Image by blickpixel and used under Creative Commons License.
Image by blickpixel and used under Creative Commons License.

In many ways, technology means that we have a lot more variety than the young people of previous generations, as there is so much at our fingertips.  You could say that we’ve been privileged and spoilt for choice.  However, this also comes with a price.

Technology can be a blessing, but it can also be a curse.  It comes with a whole set of new problems that generations before us did not have to contend with.  There are the issues of sexting, hacking and cyber bullying, amongst others.

The ease of cyber communication has also messed up the ability for many young people to physically communicate with others, whilst the obsession with gadgets has dampened the imagination of some young individuals.  Instead of creating new games or creating scenarios with their dolls, they would rather play around with an iPad or XBox.

The divide in class – which is continuing to widen due to the economy and actions of the Conservative government – has had a very negative effect on the young people of this generation.  It has led to an increase in disruptive youth who are trying to gain the same sort of status or earnings as the class above them.  This also leads to lawlessness, knife crime and gun crime.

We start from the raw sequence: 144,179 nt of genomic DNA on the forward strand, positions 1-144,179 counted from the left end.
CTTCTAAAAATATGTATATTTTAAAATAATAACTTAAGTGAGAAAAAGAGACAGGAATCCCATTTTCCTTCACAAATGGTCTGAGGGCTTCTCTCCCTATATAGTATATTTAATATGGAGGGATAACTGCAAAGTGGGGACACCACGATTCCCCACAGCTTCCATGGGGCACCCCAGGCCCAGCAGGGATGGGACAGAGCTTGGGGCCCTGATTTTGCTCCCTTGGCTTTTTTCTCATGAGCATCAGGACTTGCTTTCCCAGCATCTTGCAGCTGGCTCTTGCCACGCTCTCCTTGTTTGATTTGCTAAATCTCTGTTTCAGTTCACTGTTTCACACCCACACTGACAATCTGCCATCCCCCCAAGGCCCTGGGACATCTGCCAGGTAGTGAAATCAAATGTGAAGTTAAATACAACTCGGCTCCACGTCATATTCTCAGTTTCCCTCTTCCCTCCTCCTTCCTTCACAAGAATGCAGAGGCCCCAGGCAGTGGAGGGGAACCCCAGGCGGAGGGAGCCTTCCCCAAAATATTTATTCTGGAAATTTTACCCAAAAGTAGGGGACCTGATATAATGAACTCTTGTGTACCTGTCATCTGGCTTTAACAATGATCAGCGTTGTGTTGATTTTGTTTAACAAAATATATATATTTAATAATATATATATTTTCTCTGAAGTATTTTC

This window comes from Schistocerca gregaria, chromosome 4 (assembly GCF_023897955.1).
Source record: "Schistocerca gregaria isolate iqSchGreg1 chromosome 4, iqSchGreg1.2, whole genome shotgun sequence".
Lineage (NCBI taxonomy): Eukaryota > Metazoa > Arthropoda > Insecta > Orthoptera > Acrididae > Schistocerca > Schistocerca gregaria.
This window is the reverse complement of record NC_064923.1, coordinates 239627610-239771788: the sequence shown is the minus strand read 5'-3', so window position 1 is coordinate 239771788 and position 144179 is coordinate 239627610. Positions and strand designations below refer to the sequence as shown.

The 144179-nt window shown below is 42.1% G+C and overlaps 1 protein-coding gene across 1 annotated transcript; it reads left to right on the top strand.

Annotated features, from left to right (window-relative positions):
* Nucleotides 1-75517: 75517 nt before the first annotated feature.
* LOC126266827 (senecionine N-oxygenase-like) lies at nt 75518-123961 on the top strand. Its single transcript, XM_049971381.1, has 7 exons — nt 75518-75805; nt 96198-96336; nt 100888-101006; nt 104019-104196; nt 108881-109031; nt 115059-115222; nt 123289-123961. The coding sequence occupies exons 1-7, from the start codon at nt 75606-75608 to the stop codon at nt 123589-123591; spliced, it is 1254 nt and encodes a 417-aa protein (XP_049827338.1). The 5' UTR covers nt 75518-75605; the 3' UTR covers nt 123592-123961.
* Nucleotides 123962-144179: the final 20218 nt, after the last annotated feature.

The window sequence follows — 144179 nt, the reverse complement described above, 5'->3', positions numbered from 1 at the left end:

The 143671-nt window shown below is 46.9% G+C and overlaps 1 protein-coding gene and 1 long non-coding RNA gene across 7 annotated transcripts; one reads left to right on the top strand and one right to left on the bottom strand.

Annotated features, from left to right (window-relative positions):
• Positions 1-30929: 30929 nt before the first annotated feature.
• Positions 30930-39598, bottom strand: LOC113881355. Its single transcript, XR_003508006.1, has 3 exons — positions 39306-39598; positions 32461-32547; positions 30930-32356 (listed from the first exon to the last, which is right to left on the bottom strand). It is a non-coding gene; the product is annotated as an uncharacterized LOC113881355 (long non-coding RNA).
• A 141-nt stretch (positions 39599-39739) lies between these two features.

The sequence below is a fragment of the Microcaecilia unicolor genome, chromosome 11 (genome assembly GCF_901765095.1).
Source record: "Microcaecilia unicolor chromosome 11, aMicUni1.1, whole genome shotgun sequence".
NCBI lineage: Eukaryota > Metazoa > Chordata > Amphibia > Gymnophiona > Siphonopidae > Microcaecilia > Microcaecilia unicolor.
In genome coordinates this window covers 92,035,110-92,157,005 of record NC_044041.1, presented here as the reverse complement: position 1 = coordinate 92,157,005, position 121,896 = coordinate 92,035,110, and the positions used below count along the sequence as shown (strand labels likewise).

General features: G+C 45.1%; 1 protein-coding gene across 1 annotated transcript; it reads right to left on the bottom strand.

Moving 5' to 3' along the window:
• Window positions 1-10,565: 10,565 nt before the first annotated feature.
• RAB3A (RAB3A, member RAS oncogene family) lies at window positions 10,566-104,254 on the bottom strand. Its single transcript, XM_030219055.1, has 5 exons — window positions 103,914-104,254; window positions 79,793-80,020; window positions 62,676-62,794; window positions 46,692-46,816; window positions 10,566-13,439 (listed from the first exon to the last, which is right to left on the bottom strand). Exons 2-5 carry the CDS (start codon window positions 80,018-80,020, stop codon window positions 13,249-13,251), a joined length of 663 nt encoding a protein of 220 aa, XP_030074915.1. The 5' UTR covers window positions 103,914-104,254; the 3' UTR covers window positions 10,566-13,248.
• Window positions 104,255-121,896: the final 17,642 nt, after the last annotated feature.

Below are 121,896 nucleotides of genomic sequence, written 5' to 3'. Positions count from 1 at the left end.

This is also a generation of young people who have grown up amongst the constant reports of gang culture and the issues that come with that, particularly violent crime and involvement with drugs.  They will be drawn into this, as they mimic the actions of others before them and try to gain their social standings.

Photo by cheifyc and used under Creative Commons License.
Photo by cheifyc and used under Creative Commons License.

It does not help that there is a blatant lack of disrespect for life and authority.  This effects all young people, whether they are embroiled in “gang culture” or not, because a life could be taken for the silliest little thing.  Respect is something that has become extremely distorted in our society, specifically among the young generation.

The issues regarding economy and finance are also major factors in making young people worse off today than previous generations.  Those going to university now have to pay a large fee and leave in a pile of debt, unlike previous generations who were able to attend university for free.  And to make matters worse, there is a constant push for young people to attend university, which will lead to debt, without there even being a promise of a job afterwards.

Graduates struggle to find work like the many other unemployed young individuals and when they do eventually find work, many of them are forced to work in menial jobs with low pay and the unlikelihood of promotion.  In fact, an older individual I was speaking to told me that it is a lot harder for young people to find work now than when they were younger.